<%@include file="menu.html" %>

Welcome to the Encyclopedia of Saskatchewan. For assistance in exploring this site, please click here.

If you have feedback regarding this entry please fill out our feedback form.

Frog Lake Massacre

Burial site of the victims of the 1885 Frog Lake battle; names are inscribed on the large cross in the middle, which is surrounded by smaller unmarked wooden crosses.
Geraldine Moodie (RCMP Museum, Regina) 941.9.52

Although it was not a military engagement, the incident known as the Frog Lake Massacre proved to be one of the most influential events associated with the North-West Resistance. Incited by hunger and mistreatment rather than political motives, a breakaway element of the Plains Cree murdered nine White men on the morning of April 2, 1885, in Frog Lake (now Alberta), North-West Territories. Big Bear, chief of the Plains Cree in the region, sought improved conditions for Treaty Indians through peaceful means and unity among the tribes. However, the food shortage that followed the virtual extinction of the buffalo left his people near starvation and weakened his authority. Disaffection focused upon Thomas Quinn, an Indian agent who treated the Cree with harshness and arrogance. Before dawn on April 2, a party of warriors captured Quinn at his home. The Cree, led by war chief Wandering Spirit (Kapapamahchakwew) and Ayimâsis, Big Bear’s son, took more prisoners as they occupied the village. Shortly before 11 a.m., the prisoners were ordered to move to an encampment about 2 km from Frog Lake.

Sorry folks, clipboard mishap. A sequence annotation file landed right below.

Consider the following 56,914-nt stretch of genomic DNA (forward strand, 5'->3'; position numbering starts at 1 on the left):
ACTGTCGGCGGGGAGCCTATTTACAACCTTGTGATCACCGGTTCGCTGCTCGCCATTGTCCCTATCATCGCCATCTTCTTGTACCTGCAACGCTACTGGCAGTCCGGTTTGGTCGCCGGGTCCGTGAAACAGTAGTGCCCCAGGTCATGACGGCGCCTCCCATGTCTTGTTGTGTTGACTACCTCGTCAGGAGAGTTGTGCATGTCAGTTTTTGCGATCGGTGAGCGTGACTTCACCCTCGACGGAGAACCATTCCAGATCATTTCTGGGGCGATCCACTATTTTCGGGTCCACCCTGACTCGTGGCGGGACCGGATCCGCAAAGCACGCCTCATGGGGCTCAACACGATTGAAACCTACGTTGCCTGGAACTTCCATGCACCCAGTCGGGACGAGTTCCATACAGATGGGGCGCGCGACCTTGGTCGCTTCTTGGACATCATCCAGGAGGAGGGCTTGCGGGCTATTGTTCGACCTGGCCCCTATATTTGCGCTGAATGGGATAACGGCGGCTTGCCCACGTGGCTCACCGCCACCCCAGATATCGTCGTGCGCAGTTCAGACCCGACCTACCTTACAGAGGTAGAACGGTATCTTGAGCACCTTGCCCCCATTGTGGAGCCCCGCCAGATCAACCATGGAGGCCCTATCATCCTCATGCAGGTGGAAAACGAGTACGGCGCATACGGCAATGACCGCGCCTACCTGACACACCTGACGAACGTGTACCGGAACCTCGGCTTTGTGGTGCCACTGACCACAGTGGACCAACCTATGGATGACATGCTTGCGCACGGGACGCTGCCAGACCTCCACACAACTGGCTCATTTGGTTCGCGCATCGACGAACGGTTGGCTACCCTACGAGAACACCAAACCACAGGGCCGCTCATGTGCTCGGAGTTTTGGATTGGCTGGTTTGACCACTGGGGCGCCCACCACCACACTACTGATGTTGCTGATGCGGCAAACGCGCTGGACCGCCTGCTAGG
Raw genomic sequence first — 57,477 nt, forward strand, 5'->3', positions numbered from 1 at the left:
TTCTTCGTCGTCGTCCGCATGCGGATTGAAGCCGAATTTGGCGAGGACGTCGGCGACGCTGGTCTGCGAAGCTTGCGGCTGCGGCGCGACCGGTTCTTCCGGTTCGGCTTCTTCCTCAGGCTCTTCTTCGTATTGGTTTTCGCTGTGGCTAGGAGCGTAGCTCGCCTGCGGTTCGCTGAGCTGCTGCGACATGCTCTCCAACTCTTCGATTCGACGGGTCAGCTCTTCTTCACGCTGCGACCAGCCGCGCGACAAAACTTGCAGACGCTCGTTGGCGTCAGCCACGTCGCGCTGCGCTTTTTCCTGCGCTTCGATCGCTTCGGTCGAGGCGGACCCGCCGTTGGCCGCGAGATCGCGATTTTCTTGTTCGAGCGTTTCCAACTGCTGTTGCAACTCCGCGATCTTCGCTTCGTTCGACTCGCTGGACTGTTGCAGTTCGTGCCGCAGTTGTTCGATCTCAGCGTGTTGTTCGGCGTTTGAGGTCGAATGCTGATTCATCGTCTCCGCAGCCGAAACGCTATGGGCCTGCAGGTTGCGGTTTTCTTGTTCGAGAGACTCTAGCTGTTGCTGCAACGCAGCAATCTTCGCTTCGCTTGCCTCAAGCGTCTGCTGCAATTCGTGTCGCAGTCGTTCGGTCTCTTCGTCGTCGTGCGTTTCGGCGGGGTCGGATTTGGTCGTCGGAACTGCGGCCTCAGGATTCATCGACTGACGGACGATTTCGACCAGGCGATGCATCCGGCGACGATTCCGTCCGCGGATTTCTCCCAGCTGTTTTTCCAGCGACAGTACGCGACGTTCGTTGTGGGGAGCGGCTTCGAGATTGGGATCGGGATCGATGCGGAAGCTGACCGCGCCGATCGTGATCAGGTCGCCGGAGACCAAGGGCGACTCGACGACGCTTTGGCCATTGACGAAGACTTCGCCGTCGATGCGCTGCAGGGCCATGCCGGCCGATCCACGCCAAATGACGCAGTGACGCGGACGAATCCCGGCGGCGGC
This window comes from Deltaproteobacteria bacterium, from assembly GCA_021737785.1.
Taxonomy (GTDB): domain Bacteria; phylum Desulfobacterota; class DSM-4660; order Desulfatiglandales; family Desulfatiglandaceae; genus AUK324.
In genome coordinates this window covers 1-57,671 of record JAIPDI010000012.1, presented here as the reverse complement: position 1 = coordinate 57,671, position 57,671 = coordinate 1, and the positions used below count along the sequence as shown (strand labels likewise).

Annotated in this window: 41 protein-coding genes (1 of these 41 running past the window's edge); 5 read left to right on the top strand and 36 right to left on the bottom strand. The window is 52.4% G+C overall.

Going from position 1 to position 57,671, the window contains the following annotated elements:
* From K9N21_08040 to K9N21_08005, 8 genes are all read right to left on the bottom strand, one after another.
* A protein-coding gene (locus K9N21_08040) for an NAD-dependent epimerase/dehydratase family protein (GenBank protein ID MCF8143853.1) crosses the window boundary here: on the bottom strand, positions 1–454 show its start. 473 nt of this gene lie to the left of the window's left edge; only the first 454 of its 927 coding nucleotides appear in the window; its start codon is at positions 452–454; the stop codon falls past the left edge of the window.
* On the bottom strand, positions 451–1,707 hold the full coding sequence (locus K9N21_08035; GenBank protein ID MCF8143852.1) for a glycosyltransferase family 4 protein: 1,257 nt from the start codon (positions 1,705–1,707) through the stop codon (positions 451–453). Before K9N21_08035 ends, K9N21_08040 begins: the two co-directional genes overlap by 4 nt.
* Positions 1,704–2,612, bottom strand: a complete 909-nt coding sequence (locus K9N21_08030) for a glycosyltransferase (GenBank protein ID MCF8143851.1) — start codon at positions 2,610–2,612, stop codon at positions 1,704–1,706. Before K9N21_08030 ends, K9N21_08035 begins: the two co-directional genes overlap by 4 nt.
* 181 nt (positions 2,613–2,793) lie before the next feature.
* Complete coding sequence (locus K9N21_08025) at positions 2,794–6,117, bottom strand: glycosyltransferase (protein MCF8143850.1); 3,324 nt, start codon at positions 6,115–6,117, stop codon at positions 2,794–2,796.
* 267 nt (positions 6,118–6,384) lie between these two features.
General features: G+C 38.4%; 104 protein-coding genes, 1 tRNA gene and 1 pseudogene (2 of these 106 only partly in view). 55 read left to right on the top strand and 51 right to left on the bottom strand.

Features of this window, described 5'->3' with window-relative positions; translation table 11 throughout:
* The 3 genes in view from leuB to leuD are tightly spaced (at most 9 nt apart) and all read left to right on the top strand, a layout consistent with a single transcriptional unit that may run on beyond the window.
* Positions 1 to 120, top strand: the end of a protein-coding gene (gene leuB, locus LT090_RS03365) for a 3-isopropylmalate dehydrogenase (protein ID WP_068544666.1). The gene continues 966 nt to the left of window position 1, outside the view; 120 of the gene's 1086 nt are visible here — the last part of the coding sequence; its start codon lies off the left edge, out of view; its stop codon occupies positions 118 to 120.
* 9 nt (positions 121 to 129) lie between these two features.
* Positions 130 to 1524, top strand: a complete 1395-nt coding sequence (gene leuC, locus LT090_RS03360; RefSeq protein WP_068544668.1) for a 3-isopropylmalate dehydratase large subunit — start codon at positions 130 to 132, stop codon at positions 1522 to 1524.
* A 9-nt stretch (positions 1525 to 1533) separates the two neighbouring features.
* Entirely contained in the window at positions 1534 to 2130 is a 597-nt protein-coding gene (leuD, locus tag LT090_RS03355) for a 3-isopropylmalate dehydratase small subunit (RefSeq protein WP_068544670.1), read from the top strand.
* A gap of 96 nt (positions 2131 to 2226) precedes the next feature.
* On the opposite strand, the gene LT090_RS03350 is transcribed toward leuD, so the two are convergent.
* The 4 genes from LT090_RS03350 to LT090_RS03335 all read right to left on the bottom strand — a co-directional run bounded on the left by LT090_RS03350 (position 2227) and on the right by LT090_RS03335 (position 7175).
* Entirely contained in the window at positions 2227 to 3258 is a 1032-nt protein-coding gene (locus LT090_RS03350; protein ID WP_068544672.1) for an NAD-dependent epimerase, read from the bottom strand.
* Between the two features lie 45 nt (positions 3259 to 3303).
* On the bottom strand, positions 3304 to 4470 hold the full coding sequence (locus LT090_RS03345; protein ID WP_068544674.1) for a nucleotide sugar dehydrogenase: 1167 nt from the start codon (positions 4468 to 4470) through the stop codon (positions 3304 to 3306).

When Quinn obstinately refused, Wandering Spirit shot him in the head. In the short minutes of panic that followed, eight more prisoners were shot dead: sawmill operator John Gowanlock, Farming instructor John Delaney, Catholic priests Rev. Leon Fafard and Felix Marchand, clerk William Gilchrist, trader George Dill, carpenter Charles Gouin, and John Williscroft, Father Fafard’s lay assistant. Cree women hid William Cameron, a Hudson’s Bay clerk, beneath a large shawl and thereby saved his life. Cameron, Theresa Delaney and Theresa Gowanlock, widows of two of the slain men, their families, and others from the settlement, numbering 70 in all, were taken as captives. The Cree then moved on to occupy Fort Pitt. At the conclusion of the 1885 Resistance, six Cree men were tried and sentenced to death for their roles in the Frog Lake Massacre: Bad Arrow (Manchoose), Iron Body (Nahpase), Little Bear (Apischaskoos), Miserable Man (Kitahwahken), Walking the Sky (Pahpahmekeesick), and Wandering Spirit. They, and two Cree men condemned for a murder committed on March 29, just before the Siege of Battleford, were hanged on November 27, 1885, at Fort Battleford, in the largest mass execution in Canadian history.

John Chaput

Print Entry

Further Reading

Beal, B. and R. Macleod. 1984. Prairie Fire: The 1885 North-West Rebellion. Edmonton. Hurtig.

This web site was produced with financial assistance
provided by Western Economic Diversification Canada and the Government of Saskatchewan.
University of Regina Government of Canada Government of Saskatchewan Canadian Plains Research Center
Ce site Web a été conçu grâce à l'aide financière de
Diversification de l'économie de l'Ouest Canada et le gouvernement de la Saskatchewan.